An Idea For This Moment: Districts Can Pay Families To Help Get Students And Schools Back On Track

2022-08-08T20:43:31+00:00

Sharing a portion of federal relief funds with families offers school districts a chance to re-engage students and parents and sends a message that they are valued partners in solving problems that directly affect them, writes Marguerite Roza in Forbes.


An Idea For This Moment: Districts Can Pay Families To Help Get Students And Schools Back On Track2022-08-08T20:43:31+00:00

The scarcity mindset that plagues education news

2021-11-19T23:50:58+00:00

Education finance is a messy topic for journalists, and this last year has made it especially hard to neatly summarize the issues. Chad Aldeman cautions that reporters who focus exclusively on questions of scarcity may perpetuate a false narrative and miss the biggest education finance story of the last decade: How are district leaders spending their new financial windfalls, and what effect is it having on students?


The scarcity mindset that plagues education news2021-11-19T23:50:58+00:00

Decrease in Student Enrollment: Forcing Tough Decisions

2021-12-03T19:08:53+00:00

While the infusion of federal relief aid has temporarily protected most school districts from the fiscal impact of enrollment losses, this article in School Business Affairs magazine highlights why it's important to proactively plan now for how to maintain services once those supplemental funds are gone.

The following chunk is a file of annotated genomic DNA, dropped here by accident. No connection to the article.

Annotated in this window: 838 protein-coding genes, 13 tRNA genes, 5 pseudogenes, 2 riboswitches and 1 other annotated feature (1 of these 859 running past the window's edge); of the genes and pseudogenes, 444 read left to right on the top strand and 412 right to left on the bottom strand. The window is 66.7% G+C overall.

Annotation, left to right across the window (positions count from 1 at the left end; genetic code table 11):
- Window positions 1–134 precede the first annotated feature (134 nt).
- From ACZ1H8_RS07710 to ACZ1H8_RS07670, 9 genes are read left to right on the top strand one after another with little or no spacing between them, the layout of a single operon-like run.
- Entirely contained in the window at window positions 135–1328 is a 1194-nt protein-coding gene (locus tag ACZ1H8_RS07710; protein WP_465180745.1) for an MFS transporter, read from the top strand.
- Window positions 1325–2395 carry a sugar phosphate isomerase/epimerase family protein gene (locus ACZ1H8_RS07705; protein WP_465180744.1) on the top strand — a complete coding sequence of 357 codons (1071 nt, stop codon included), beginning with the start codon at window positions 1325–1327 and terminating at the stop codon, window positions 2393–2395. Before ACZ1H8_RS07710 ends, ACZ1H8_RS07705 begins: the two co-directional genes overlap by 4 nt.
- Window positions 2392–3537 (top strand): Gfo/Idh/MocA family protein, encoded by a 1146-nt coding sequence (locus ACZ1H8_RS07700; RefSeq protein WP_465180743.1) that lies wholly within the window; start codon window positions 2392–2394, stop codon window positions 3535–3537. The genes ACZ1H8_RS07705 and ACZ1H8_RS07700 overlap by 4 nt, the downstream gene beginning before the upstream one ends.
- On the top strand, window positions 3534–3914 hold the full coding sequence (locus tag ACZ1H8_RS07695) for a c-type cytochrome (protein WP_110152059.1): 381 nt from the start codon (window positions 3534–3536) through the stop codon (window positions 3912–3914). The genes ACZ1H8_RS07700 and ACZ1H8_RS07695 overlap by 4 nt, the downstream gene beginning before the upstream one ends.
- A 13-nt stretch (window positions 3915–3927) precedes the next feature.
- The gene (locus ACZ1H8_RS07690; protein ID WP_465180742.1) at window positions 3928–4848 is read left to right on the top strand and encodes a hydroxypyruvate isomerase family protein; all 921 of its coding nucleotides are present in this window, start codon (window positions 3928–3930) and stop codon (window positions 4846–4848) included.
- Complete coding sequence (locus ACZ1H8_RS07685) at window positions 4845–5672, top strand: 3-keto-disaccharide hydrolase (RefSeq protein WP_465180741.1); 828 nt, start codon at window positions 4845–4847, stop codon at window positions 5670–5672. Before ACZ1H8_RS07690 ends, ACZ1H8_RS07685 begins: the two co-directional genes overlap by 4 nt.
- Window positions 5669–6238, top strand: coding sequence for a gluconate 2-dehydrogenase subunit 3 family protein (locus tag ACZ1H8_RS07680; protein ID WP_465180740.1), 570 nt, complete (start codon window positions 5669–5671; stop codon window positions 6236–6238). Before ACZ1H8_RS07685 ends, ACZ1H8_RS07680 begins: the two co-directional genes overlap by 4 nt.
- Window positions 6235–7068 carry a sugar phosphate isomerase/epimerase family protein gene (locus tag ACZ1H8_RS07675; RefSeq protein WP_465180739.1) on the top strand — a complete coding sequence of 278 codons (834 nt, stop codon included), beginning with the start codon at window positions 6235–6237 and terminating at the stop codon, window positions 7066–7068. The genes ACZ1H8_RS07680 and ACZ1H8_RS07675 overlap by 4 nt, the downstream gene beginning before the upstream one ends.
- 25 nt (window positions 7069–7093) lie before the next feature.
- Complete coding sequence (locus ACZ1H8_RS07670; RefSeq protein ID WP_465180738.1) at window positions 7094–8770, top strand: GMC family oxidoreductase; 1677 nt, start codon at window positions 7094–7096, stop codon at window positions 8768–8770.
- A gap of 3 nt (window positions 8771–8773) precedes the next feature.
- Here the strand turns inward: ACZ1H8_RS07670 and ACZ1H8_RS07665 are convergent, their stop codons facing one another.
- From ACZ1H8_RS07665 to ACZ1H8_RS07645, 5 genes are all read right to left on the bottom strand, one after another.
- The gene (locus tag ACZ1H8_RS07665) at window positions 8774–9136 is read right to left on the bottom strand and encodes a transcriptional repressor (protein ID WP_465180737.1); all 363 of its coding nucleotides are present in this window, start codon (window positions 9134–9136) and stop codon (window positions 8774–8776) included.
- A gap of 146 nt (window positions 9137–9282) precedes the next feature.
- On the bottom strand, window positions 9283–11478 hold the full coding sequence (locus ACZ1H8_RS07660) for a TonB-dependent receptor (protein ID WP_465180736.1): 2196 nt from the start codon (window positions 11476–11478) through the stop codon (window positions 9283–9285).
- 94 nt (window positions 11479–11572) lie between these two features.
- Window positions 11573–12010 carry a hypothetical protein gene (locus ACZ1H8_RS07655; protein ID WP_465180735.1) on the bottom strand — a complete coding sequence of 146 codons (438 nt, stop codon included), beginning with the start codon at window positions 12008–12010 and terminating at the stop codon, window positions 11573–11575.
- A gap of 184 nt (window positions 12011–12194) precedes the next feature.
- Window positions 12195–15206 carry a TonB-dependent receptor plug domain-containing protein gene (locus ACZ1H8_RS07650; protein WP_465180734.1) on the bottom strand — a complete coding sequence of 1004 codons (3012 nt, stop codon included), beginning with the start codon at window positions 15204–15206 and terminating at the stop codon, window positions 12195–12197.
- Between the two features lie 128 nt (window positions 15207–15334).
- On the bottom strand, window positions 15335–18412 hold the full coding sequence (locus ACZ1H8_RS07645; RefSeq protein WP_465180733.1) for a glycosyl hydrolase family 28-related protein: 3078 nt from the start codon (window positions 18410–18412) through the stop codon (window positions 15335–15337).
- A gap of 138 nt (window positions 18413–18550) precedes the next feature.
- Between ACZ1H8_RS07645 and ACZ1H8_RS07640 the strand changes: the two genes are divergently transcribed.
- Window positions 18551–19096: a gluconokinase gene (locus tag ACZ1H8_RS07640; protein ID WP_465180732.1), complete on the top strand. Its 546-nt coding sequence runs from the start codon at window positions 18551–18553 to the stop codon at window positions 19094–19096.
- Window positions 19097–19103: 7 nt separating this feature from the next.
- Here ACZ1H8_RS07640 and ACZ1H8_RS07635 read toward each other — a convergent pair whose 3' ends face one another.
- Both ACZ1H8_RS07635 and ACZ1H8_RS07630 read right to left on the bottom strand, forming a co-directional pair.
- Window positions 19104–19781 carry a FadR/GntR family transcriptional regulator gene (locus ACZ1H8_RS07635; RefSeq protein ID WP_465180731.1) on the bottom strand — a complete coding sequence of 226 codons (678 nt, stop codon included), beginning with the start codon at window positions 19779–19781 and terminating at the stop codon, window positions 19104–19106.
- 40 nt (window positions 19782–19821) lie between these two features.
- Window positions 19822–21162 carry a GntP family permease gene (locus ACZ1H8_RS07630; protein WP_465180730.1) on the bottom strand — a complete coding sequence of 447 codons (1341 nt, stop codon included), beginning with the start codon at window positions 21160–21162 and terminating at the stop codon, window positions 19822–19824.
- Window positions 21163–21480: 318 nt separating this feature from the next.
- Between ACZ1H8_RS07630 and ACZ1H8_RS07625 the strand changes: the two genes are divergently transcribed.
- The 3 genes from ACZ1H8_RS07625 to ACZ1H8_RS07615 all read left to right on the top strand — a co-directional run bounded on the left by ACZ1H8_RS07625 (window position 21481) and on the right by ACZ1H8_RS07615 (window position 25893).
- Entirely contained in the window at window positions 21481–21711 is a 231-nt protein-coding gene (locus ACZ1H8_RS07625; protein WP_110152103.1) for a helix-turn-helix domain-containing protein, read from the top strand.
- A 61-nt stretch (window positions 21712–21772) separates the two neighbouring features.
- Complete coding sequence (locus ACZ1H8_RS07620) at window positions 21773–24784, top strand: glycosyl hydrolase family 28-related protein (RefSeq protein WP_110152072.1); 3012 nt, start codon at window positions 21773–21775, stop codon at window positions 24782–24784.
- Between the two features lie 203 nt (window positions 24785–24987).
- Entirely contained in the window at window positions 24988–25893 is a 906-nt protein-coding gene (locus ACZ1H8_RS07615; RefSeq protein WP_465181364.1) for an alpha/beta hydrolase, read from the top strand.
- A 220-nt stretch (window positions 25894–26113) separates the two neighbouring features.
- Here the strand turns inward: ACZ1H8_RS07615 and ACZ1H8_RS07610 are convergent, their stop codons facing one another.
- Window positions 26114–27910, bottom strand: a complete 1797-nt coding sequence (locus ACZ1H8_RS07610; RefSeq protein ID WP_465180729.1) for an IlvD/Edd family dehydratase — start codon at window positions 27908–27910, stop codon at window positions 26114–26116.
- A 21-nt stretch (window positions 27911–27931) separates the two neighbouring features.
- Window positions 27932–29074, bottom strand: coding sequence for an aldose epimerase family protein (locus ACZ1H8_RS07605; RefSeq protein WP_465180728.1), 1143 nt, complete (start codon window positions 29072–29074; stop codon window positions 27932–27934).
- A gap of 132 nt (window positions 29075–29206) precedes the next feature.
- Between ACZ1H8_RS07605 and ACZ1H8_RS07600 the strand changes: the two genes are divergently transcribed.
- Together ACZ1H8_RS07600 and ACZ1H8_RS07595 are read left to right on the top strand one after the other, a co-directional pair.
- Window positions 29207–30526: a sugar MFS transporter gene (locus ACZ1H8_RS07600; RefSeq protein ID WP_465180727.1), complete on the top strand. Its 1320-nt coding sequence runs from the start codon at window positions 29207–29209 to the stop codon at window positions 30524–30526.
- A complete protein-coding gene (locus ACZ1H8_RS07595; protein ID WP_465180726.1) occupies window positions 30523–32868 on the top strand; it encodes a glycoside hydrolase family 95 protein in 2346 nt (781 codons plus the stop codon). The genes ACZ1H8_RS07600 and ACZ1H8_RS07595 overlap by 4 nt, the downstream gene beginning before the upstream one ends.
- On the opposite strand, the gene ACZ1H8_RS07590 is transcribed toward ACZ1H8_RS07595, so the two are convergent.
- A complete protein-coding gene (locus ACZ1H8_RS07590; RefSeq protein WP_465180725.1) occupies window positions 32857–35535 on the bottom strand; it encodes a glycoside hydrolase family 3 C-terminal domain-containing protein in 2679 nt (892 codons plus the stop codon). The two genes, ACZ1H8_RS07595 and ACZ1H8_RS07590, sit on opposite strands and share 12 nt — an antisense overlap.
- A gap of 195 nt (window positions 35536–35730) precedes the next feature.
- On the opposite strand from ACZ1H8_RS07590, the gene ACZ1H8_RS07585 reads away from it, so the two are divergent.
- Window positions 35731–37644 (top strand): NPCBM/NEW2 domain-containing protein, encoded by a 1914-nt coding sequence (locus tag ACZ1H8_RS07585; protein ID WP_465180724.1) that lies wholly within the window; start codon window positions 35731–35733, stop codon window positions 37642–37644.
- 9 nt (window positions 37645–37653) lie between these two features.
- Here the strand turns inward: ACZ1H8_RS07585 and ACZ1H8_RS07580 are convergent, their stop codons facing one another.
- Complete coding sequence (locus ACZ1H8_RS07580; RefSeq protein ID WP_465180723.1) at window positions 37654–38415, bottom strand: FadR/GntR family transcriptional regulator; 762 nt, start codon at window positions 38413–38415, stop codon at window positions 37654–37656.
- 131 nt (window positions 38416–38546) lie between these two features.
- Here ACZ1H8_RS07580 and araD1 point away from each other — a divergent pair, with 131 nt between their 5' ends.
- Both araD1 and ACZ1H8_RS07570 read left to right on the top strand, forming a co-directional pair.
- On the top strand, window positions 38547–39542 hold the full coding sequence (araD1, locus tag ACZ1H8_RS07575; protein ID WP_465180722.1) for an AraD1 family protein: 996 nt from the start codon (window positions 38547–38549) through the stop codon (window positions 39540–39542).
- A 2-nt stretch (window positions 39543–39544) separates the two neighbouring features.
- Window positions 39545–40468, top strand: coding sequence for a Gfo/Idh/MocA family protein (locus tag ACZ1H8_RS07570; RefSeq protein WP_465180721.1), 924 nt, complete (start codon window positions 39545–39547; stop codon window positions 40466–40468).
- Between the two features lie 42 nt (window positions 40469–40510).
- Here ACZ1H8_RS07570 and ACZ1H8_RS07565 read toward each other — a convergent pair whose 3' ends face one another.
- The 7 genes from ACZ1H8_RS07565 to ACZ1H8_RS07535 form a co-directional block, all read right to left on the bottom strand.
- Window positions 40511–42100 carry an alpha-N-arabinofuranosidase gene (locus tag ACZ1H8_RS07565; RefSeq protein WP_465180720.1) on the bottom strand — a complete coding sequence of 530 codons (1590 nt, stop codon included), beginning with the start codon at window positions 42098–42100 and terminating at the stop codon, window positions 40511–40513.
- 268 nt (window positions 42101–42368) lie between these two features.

Decrease in Student Enrollment: Forcing Tough Decisions2021-12-03T19:08:53+00:00

Existing Federal Provisions Can – If Given Appropriate Attention – Advance Within-District Financial Equity

2022-08-02T21:04:16+00:00

Four existing federal provisions have potential, if made a priority, to work together to foster within-district financial equity, write Marguerite Roza and Hannah Jarmolowski.


Existing Federal Provisions Can – If Given Appropriate Attention – Advance Within-District Financial Equity2022-08-02T21:04:16+00:00

From Paying Parents to Transport Their Kids to School to Calling Out the National Guard — Innovating in the Face of a Bus Driver Shortage

2021-11-03T20:10:18+00:00

How districts react to unusual labor challenges like the bus driver shortage may tell us whether they can adapt to meet the moment and which, if any, will consider adopting innovations common in industries outside of education.


From Paying Parents to Transport Their Kids to School to Calling Out the National Guard — Innovating in the Face of a Bus Driver Shortage2021-11-03T20:10:18+00:00

Districts Like San Diego Could Be Locking Themselves Into Painful Cuts Down the Road

2021-11-03T20:11:05+00:00

Rather than making long-term commitments that can lead to financial stress down the road, Chad Aldeman suggests there are other ways for districts to both raise pay and build capacity.


Districts Like San Diego Could Be Locking Themselves Into Painful Cuts Down the Road2021-11-03T20:11:05+00:00

5 Ways Principals Can Make Federal Relief Money Matter More For Their Students

2022-02-22T23:05:36+00:00